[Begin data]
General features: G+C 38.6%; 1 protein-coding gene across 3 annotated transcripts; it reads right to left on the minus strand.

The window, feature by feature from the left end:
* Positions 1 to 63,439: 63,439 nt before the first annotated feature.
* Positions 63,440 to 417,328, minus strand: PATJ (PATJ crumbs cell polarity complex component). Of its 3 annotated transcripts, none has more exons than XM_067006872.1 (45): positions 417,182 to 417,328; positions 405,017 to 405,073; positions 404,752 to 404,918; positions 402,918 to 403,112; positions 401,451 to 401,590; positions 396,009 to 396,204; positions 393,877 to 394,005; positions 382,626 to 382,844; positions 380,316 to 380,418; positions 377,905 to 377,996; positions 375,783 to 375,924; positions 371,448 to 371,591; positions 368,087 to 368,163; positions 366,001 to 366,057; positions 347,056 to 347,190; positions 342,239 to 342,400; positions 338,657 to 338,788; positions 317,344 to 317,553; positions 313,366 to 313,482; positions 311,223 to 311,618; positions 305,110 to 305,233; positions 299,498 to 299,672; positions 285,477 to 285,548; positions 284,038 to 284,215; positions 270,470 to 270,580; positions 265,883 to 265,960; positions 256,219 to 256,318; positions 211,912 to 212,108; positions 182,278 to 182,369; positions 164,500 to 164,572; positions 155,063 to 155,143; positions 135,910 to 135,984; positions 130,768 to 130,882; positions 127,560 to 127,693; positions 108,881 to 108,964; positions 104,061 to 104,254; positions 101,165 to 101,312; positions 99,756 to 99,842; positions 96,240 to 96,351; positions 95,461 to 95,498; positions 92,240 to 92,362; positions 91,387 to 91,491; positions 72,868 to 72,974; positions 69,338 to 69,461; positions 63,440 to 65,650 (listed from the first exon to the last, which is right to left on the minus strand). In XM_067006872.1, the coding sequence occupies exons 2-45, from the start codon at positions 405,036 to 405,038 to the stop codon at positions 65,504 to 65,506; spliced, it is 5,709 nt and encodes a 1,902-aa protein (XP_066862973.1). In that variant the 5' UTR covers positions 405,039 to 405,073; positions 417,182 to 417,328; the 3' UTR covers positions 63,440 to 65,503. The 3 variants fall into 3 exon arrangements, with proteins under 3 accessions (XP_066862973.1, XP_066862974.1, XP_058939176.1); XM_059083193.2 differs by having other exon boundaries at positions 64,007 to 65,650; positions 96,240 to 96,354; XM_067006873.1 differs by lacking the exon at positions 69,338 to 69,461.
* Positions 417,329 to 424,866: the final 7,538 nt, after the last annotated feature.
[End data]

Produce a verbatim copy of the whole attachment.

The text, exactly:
General features: G+C 38.6%; 1 protein-coding gene across 3 annotated transcripts; it reads right to left on the minus strand.

The window, feature by feature from the left end:
* Positions 1 to 63,439: 63,439 nt before the first annotated feature.
* Positions 63,440 to 417,328, minus strand: PATJ (PATJ crumbs cell polarity complex component). Of its 3 annotated transcripts, none has more exons than XM_067006872.1 (45): positions 417,182 to 417,328; positions 405,017 to 405,073; positions 404,752 to 404,918; positions 402,918 to 403,112; positions 401,451 to 401,590; positions 396,009 to 396,204; positions 393,877 to 394,005; positions 382,626 to 382,844; positions 380,316 to 380,418; positions 377,905 to 377,996; positions 375,783 to 375,924; positions 371,448 to 371,591; positions 368,087 to 368,163; positions 366,001 to 366,057; positions 347,056 to 347,190; positions 342,239 to 342,400; positions 338,657 to 338,788; positions 317,344 to 317,553; positions 313,366 to 313,482; positions 311,223 to 311,618; positions 305,110 to 305,233; positions 299,498 to 299,672; positions 285,477 to 285,548; positions 284,038 to 284,215; positions 270,470 to 270,580; positions 265,883 to 265,960; positions 256,219 to 256,318; positions 211,912 to 212,108; positions 182,278 to 182,369; positions 164,500 to 164,572; positions 155,063 to 155,143; positions 135,910 to 135,984; positions 130,768 to 130,882; positions 127,560 to 127,693; positions 108,881 to 108,964; positions 104,061 to 104,254; positions 101,165 to 101,312; positions 99,756 to 99,842; positions 96,240 to 96,351; positions 95,461 to 95,498; positions 92,240 to 92,362; positions 91,387 to 91,491; positions 72,868 to 72,974; positions 69,338 to 69,461; positions 63,440 to 65,650 (listed from the first exon to the last, which is right to left on the minus strand). In XM_067006872.1, the coding sequence occupies exons 2-45, from the start codon at positions 405,036 to 405,038 to the stop codon at positions 65,504 to 65,506; spliced, it is 5,709 nt and encodes a 1,902-aa protein (XP_066862973.1). In that variant the 5' UTR covers positions 405,039 to 405,073; positions 417,182 to 417,328; the 3' UTR covers positions 63,440 to 65,503. The 3 variants fall into 3 exon arrangements, with proteins under 3 accessions (XP_066862973.1, XP_066862974.1, XP_058939176.1); XM_059083193.2 differs by having other exon boundaries at positions 64,007 to 65,650; positions 96,240 to 96,354; XM_067006873.1 differs by lacking the exon at positions 69,338 to 69,461.
* Positions 417,329 to 424,866: the final 7,538 nt, after the last annotated feature.